No, that ringing in your ears isn’t the applause from last month’s greatest caption, it is the sound of November’s contest arriving!
Give us your best caption to the peculiar situation depicted below for a chance to win a colored original by our fantastic artist Daniel Guidera, with your caption attached. We’ll choose the winner based on your best telephone manners, or possibly just how much you make us laugh!
This month, Adafruit has again given us a the totally awesome opportunity to give away some more toys! They’re letting us distribute 10 BlueFruit Bluetooth interfaces. Or rather, we’ll select the 10 winners, and Adafruit will send you one for free! Obviously the main winner will get one in addition to his or her own personal comic, so that leaves nine chances to at least come in as a runner-up.
If you’re unfamiliar with the BlueFruit, you should check it out. The device is seen by any Bluetooth system as a keyboard (out of the box). It is preprogrammed with the common keys needed for most computer games, but you can even program it with your own for your specific needs. Here’s an example of something done with Bluefruit. We’ve also seen a classic NES controller retrofitted for Bluetooth with it.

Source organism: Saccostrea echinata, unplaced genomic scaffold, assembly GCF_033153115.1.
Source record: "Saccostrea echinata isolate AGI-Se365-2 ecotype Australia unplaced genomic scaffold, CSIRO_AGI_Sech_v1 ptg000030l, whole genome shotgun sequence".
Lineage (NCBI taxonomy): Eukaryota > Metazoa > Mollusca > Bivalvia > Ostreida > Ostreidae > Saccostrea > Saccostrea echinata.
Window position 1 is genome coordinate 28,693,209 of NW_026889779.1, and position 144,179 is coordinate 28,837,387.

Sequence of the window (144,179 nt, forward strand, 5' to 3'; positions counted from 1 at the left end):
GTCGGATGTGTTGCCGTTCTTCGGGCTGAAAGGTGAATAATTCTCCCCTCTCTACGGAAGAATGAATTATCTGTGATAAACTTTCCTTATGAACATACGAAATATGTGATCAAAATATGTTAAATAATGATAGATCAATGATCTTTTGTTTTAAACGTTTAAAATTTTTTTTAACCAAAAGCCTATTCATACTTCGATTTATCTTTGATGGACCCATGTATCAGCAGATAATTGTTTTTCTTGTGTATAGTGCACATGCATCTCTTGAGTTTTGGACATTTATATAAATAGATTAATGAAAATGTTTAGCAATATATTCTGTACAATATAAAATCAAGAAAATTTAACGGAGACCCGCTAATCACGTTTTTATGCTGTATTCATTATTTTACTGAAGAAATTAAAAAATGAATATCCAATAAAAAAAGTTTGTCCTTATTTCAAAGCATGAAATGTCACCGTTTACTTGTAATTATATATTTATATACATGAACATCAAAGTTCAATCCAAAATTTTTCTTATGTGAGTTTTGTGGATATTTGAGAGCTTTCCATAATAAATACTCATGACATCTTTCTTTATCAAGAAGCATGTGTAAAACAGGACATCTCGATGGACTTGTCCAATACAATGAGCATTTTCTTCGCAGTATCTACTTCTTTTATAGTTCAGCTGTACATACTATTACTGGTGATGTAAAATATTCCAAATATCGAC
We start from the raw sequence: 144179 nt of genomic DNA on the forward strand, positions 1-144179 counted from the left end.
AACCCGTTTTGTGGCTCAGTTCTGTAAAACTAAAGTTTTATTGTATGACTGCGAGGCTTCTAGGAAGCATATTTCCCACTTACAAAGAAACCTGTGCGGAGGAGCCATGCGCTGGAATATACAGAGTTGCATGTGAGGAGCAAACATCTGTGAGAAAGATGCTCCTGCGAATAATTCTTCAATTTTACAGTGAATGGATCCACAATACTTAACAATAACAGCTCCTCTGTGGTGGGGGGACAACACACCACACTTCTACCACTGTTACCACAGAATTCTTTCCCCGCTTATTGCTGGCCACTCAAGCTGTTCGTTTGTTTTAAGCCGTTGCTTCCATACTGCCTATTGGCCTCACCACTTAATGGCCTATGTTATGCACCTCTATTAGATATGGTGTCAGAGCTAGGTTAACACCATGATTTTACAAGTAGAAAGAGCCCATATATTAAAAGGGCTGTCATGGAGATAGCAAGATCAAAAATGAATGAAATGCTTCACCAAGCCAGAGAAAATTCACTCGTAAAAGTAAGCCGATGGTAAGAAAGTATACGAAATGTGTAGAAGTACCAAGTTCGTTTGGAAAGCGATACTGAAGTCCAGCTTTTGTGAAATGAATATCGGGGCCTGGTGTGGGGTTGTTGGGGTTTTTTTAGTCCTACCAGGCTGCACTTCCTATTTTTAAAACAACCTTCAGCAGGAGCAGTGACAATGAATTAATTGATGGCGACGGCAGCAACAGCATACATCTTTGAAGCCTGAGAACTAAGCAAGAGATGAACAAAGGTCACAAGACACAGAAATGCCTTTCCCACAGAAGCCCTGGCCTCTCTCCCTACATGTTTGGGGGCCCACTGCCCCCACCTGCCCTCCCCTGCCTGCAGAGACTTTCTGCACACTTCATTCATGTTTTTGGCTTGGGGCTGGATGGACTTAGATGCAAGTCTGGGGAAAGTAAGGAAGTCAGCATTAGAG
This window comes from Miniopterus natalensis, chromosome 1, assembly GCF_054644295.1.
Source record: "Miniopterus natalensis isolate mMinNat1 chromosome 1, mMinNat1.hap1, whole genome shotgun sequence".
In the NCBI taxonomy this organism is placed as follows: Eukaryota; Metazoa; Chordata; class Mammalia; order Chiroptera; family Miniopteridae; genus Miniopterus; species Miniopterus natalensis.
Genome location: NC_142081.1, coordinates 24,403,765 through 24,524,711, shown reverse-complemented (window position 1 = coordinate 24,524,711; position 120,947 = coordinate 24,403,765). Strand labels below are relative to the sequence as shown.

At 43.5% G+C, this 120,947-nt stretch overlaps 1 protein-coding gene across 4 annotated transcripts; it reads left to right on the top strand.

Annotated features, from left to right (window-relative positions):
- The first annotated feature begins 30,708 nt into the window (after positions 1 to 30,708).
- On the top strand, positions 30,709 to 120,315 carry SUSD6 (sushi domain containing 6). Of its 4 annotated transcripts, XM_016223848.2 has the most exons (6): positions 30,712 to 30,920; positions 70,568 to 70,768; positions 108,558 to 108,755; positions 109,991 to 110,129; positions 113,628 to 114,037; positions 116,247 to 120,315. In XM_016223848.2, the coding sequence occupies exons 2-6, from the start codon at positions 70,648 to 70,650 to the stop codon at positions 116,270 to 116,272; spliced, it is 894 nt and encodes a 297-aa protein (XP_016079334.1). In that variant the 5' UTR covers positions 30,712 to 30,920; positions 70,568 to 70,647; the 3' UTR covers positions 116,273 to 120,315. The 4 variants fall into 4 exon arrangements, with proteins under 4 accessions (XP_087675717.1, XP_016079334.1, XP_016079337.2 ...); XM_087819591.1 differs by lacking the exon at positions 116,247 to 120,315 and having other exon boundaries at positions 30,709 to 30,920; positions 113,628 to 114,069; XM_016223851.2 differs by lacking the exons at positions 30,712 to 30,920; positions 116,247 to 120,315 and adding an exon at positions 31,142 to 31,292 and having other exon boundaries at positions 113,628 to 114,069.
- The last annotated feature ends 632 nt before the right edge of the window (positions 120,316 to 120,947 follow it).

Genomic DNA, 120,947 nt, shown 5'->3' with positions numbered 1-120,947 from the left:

Bluefruit EZ-Key – 12 Input Bluetooth HID Keyboard Controller. In stock and shipping now! Create your own wireless Bluetooth keyboard controller in an hour with the Bluefruit EZ-Key: it’s the fastest, easiest and bestest Bluetooth controller. We spent years learning how to develop our own custom Bluetooth firmware, and coupled with our own BT module hardware, we’ve created the most Maker-friendly wireless you can get!
This breakout acts just like a BT keyboard, and works great with any BT-capable device: Mac, Windows, Linux, iOS, and Android. Power the module with 3-16VDC, and pair it to the computer, tablet or phone just as you would any other BT device. Now you can connect buttons from the 12 input pins, when a button is pressed, it sends a keypress to the computer. We pre-program the module to send the 4 arrow keys, return, space, ‘w’, ‘a’, ‘s’, ‘d’, ‘1’ and ‘2’ by default. Advanced users can reprogram the module’s keys using an FTDI or other Serial console cable, for any HID key report they desire.
If you want to have better control over the data sent, connect a microcontroller to the RX pin at 3-5V logic level, 9600 baud, and send ASCII data: it will be ‘typed out’ character by character. We also have support for various non-printable characters such as ESC, Shift, F1-F12, etc. as well as toggling the virtual keyboard on iOS.